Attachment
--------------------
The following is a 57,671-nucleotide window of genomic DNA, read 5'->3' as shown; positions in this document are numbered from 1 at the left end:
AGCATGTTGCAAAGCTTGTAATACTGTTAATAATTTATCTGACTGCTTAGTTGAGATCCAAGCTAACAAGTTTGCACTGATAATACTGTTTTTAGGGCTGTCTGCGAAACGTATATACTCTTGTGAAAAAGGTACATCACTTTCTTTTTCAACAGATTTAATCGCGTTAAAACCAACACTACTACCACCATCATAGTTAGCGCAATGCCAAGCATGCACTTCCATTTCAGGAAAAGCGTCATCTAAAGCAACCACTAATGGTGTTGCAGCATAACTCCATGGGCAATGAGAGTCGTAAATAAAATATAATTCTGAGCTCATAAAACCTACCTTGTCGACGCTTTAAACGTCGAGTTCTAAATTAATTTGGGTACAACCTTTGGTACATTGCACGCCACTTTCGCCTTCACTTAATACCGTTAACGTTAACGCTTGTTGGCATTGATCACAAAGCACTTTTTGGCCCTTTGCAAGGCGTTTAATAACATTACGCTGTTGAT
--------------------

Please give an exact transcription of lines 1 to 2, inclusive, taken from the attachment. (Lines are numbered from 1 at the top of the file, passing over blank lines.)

The following is a 57,671-nucleotide window of genomic DNA, read 5'->3' as shown; positions in this document are numbered from 1 at the left end:
AGCATGTTGCAAAGCTTGTAATACTGTTAATAATTTATCTGACTGCTTAGTTGAGATCCAAGCTAACAAGTTTGCACTGATAATACTGTTTTTAGGGCTGTCTGCGAAACGTATATACTCTTGTGAAAAAGGTACATCACTTTCTTTTTCAACAGATTTAATCGCGTTAAAACCAACACTACTACCACCATCATAGTTAGCGCAATGCCAAGCATGCACTTCCATTTCAGGAAAAGCGTCATCTAAAGCAACCACTAATGGTGTTGCAGCATAACTCCATGGGCAATGAGAGTCGTAAATAAAATATAATTCTGAGCTCATAAAACCTACCTTGTCGACGCTTTAAACGTCGAGTTCTAAATTAATTTGGGTACAACCTTTGGTACATTGCACGCCACTTTCGCCTTCACTTAATACCGTTAACGTTAACGCTTGTTGGCATTGATCACAAAGCACTTTTTGGCCCTTTGCAAGGCGTTTAATAACATTACGCTGTTGAT